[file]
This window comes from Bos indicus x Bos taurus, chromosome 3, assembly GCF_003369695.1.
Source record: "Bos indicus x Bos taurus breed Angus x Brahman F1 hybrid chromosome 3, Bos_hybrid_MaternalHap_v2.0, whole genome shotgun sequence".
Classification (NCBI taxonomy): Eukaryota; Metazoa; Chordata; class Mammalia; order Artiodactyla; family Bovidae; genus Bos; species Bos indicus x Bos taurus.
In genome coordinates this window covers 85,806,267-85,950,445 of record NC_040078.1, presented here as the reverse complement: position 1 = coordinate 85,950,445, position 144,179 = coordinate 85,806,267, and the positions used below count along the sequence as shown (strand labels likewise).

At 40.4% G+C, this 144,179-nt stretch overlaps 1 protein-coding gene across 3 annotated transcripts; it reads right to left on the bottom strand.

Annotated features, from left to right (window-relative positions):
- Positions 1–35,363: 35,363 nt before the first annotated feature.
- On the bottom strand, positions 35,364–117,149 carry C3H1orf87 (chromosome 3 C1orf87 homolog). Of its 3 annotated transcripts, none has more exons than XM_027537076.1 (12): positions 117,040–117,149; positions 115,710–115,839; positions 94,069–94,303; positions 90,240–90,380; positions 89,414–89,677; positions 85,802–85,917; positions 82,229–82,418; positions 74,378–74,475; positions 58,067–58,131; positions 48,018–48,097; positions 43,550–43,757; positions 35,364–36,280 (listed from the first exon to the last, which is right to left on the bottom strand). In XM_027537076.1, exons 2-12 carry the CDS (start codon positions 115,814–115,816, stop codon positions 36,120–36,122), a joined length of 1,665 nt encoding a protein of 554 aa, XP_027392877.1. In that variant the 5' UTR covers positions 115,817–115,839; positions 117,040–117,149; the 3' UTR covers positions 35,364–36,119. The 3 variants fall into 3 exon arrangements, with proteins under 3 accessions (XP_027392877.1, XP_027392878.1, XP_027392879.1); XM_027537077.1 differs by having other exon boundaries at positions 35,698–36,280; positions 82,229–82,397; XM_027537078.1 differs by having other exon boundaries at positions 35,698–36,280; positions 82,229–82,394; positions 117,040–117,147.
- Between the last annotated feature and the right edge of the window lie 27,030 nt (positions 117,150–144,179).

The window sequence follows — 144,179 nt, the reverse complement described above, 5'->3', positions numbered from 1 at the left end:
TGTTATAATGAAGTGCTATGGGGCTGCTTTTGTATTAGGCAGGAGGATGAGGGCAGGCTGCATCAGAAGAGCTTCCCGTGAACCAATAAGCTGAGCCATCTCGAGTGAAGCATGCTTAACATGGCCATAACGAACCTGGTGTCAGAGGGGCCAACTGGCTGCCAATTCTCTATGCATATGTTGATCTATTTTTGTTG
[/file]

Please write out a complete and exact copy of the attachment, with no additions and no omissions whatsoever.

This window comes from Bos indicus x Bos taurus, chromosome 3, assembly GCF_003369695.1.
Source record: "Bos indicus x Bos taurus breed Angus x Brahman F1 hybrid chromosome 3, Bos_hybrid_MaternalHap_v2.0, whole genome shotgun sequence".
Classification (NCBI taxonomy): Eukaryota; Metazoa; Chordata; class Mammalia; order Artiodactyla; family Bovidae; genus Bos; species Bos indicus x Bos taurus.
In genome coordinates this window covers 85,806,267-85,950,445 of record NC_040078.1, presented here as the reverse complement: position 1 = coordinate 85,950,445, position 144,179 = coordinate 85,806,267, and the positions used below count along the sequence as shown (strand labels likewise).

At 40.4% G+C, this 144,179-nt stretch overlaps 1 protein-coding gene across 3 annotated transcripts; it reads right to left on the bottom strand.

Annotated features, from left to right (window-relative positions):
- Positions 1–35,363: 35,363 nt before the first annotated feature.
- On the bottom strand, positions 35,364–117,149 carry C3H1orf87 (chromosome 3 C1orf87 homolog). Of its 3 annotated transcripts, none has more exons than XM_027537076.1 (12): positions 117,040–117,149; positions 115,710–115,839; positions 94,069–94,303; positions 90,240–90,380; positions 89,414–89,677; positions 85,802–85,917; positions 82,229–82,418; positions 74,378–74,475; positions 58,067–58,131; positions 48,018–48,097; positions 43,550–43,757; positions 35,364–36,280 (listed from the first exon to the last, which is right to left on the bottom strand). In XM_027537076.1, exons 2-12 carry the CDS (start codon positions 115,814–115,816, stop codon positions 36,120–36,122), a joined length of 1,665 nt encoding a protein of 554 aa, XP_027392877.1. In that variant the 5' UTR covers positions 115,817–115,839; positions 117,040–117,149; the 3' UTR covers positions 35,364–36,119. The 3 variants fall into 3 exon arrangements, with proteins under 3 accessions (XP_027392877.1, XP_027392878.1, XP_027392879.1); XM_027537077.1 differs by having other exon boundaries at positions 35,698–36,280; positions 82,229–82,397; XM_027537078.1 differs by having other exon boundaries at positions 35,698–36,280; positions 82,229–82,394; positions 117,040–117,147.
- Between the last annotated feature and the right edge of the window lie 27,030 nt (positions 117,150–144,179).

The window sequence follows — 144,179 nt, the reverse complement described above, 5'->3', positions numbered from 1 at the left end:
TGTTATAATGAAGTGCTATGGGGCTGCTTTTGTATTAGGCAGGAGGATGAGGGCAGGCTGCATCAGAAGAGCTTCCCGTGAACCAATAAGCTGAGCCATCTCGAGTGAAGCATGCTTAACATGGCCATAACGAACCTGGTGTCAGAGGGGCCAACTGGCTGCCAATTCTCTATGCATATGTTGATCTATTTTTGTTG